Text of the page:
A Michigan family’s treasure hid in the walls of Maxwell Mousseau’s bathroom.
For four years, he hadn’t a clue.
As the 19-year-old cleaned up drywall while remodeling a bathroom in his Lake Orion, Michigan, home, he almost threw it out. Instead, he held onto the small green wallet, which would take him on an odyssey and bring a huge family even closer together.
Melva and Albert Campbell lived in Michigan for a good part of their lives, until sometime in the mid-1990s when they moved to Bradenton to retire. Albert passed away in 2001 at age 85 and Melva passed away 11 years later. Melva and Albert were laid to rest side by side in a mausoleum crypt at the Mansion Memorial Park in Ellenton.
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The wallet belonged to Melva, as it had her social security card, birth certificate and General Motors identity card inside. When she was 25, she began working at the GMC Truck & Coach Division in Pontiac, Michigan, on April 2, 1946.
“They were a very nice aunt and uncle,” said one of Albert’s nieces, Jean Thompson, in a recent phone interview. “He was in the service. Everyone was proud Americans.”
Her husband, Albert, also worked at GM, according to family. She had a photo of herself and her husband in her wallet as well — he wore his World War II military uniform, while she wore a ruffled outfit and coiffed her hair with waves.
Mousseau found a few very personal mementos as well.
“Melva had these pictures of her husband in her wallet of his butt and of him just standing there next to military vehicles (from World War II),” Mousseau said in a recent phone interview.
The 19-year-old wanted to find out more about the couple and return the wallet to the couple or their family members. So, like any 21st century sleuth, he took to Facebook.
Two photos, three hours and hundreds of Facebook shares later, Mousseau got a phone number for one of Albert’s 10 siblings, Allen.
But, Allen and his wife Gladys thought Mousseau was a scammer.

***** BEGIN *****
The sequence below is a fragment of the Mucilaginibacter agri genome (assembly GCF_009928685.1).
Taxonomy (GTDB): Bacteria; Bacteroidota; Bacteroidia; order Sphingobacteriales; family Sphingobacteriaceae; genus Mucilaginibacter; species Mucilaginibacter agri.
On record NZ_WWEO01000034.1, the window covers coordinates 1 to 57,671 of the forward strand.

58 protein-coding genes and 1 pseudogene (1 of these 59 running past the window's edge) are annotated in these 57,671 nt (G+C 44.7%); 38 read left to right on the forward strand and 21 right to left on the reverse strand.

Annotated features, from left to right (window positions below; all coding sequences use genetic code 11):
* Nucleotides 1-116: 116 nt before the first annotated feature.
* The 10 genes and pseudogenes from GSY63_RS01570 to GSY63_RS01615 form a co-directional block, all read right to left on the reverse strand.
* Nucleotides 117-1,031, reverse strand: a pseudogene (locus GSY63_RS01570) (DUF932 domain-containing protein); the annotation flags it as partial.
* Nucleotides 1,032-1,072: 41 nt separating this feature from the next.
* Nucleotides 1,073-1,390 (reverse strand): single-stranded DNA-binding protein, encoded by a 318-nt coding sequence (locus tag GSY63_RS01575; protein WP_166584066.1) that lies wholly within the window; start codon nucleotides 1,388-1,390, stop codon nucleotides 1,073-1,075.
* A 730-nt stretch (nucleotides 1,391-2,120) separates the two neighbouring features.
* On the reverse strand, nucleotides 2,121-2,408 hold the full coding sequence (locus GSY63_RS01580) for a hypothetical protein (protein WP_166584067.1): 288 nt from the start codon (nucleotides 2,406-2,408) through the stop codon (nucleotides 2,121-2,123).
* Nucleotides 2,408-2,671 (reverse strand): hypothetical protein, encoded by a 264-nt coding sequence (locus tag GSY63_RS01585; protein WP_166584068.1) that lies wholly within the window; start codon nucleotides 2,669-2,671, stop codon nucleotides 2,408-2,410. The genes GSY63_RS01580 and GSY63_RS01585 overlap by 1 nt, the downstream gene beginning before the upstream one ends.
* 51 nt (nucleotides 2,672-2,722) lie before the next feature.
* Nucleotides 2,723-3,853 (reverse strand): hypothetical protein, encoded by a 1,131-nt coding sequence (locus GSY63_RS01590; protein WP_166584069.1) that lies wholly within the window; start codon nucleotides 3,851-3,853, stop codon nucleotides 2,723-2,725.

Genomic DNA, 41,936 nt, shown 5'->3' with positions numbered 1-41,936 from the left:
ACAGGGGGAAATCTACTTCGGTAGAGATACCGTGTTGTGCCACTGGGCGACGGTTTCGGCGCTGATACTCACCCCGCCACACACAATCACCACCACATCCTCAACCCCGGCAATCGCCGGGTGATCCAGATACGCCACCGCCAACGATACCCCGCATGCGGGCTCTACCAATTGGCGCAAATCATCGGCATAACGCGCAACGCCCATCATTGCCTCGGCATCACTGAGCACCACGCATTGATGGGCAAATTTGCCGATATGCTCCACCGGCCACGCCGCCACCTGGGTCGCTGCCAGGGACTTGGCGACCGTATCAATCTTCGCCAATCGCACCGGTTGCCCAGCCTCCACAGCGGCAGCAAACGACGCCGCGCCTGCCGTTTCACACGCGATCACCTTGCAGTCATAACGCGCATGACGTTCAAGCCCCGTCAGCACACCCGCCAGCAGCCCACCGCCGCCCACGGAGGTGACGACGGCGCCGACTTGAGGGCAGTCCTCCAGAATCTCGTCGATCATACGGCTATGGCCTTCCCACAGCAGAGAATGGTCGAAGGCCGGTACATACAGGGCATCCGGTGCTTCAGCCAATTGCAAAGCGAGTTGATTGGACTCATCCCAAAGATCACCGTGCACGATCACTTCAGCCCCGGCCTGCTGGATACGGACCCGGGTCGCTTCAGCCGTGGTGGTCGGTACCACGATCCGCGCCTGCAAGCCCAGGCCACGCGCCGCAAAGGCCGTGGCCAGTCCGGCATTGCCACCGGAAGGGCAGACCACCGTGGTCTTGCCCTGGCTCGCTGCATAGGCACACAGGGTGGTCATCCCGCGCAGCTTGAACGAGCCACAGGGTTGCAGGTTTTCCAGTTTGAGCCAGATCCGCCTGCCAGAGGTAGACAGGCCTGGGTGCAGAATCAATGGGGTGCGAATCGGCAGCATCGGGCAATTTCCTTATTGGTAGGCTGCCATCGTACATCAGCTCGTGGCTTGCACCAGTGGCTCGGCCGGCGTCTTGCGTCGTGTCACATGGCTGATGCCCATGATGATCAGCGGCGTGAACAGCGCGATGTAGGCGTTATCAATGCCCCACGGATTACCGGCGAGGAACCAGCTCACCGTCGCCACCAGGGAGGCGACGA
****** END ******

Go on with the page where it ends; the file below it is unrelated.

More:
“At first they were sketched out, so they called the police on me,” Mousseau said.
When all was explained, they met at a Culver’s restaurant. A friend came along with Mousseau to document the meeting.
“We sat down for three hours and talked, and talked, and talked,” Mousseau said.
They talked about Albert and Melva. They talked about family. They talked about keeping in touch.
Allen and Gladys sent Mousseau a letter after their meeting. The 19-year-old said the meeting was “a really good experience.”
“You’re such a great young man who cares about family,” the letter read. “That’s how we know you’ll go far in life.”
Many of Albert’s family saw the Facebook post as well, including his great-niece Melissa Thompson.
Her reaction: “Oh my gosh!”
She said she was taking a break from doing schoolwork when she recognized her great-uncle from a strong family resemblance. She tagged her mom, Jean, in the post.
Every year since the ‘60s, the family has gathered for a reunion in Yale, Michigan. Melissa Thompson came up with a plan to make this year’s extra special.
“Because of this wallet and this picture, we’re asking all of our family members ... to bring a family picture so we can do an actual ... photo family tree,” Melissa Thompson said.
And after all this time, a piece of Melva and Albert will be with their family.
“I’m just amazed that this wallet was in a wall,” Jean Thompson said.